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The numerouschallenges presented by English pronunciation, grammar, and vocabulary may alsoserve as a roadblock for both students and teachers. The difficulty ofteaching the ambiguities of unstressed vowels, consonant phenomes, and stresstiming is considerable. English grammar and verb conjugation is extremelyirregular, requiring a considerable amount of rote memorization, instead of theapplication of logical and consistent rules, as found in Romance languages(Spanish and French rely on a consistent set of 13 verb tenses with largelyregular characteristics; English does not.)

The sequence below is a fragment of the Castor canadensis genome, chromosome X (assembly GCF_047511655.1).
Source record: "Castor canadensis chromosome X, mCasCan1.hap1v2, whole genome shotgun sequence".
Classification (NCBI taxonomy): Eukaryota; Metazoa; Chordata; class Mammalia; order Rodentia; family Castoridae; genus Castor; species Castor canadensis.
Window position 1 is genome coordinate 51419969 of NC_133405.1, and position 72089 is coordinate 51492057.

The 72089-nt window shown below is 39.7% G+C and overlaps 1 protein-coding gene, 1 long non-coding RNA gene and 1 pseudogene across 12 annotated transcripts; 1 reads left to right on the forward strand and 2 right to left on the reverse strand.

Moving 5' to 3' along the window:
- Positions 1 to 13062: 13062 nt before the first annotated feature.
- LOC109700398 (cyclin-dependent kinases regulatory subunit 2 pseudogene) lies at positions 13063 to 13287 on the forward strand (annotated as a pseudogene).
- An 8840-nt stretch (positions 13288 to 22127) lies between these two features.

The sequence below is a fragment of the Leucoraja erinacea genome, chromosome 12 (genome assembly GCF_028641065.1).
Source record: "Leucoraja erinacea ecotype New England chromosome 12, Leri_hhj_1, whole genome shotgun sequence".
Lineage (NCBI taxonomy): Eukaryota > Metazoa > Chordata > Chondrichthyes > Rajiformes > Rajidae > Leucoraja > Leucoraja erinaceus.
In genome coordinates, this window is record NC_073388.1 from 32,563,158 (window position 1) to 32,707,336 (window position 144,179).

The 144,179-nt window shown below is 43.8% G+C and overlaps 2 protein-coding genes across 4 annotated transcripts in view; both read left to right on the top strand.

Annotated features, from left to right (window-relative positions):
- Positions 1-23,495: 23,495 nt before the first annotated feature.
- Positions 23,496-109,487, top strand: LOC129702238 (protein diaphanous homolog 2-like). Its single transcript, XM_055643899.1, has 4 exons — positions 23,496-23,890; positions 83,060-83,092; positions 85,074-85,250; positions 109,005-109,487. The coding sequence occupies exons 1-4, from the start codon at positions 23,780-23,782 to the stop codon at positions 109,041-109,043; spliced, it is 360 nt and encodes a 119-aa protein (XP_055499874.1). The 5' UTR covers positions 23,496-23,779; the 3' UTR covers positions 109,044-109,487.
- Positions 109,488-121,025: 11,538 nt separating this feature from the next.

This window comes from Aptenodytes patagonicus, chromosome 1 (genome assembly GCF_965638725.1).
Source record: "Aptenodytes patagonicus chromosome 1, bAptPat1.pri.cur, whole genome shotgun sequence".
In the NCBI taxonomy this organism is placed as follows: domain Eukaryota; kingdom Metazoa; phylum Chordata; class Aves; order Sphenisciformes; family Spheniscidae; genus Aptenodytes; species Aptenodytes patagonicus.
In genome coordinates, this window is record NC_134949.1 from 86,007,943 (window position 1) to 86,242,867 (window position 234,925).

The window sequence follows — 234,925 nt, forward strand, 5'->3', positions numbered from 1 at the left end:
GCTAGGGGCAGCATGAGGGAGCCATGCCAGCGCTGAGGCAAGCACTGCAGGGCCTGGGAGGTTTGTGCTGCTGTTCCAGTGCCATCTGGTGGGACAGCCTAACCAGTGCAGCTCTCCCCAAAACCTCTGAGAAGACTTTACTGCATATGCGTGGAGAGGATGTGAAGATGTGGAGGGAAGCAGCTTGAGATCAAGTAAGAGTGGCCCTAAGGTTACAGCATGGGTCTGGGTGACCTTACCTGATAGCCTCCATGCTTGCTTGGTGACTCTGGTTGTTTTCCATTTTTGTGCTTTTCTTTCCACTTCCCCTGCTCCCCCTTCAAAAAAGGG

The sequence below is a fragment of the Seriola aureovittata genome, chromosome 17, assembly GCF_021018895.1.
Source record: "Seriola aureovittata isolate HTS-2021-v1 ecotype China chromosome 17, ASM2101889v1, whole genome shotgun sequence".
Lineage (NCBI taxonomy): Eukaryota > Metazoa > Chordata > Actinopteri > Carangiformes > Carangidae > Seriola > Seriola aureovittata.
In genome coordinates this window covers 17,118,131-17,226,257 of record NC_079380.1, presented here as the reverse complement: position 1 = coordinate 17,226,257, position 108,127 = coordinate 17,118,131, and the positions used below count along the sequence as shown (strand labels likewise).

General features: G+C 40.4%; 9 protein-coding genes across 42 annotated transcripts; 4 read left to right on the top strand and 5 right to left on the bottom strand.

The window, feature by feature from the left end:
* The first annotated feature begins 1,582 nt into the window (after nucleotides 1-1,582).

English vocabulary also requires a large amount of rote memorization, as the innumerable linguistic influences from which English draws its unusually large lexicon make it difficult to extrapolate and create words from basic linguistic structures as a speaker of Spanish can do. For example, the Spanish words pertaining to meat are all rooted in the Latin word carnivorus, whereas in English, they are not: carne = meat; carnicero = butcher; carnicerÃa = a store where meat is sold. For Spanish speakers, learning the underlying root word of a concept means the speaker should have little trouble deducing how to say related words; in English, there is no such consistency and therefore the barriers to effective learning and usage are high.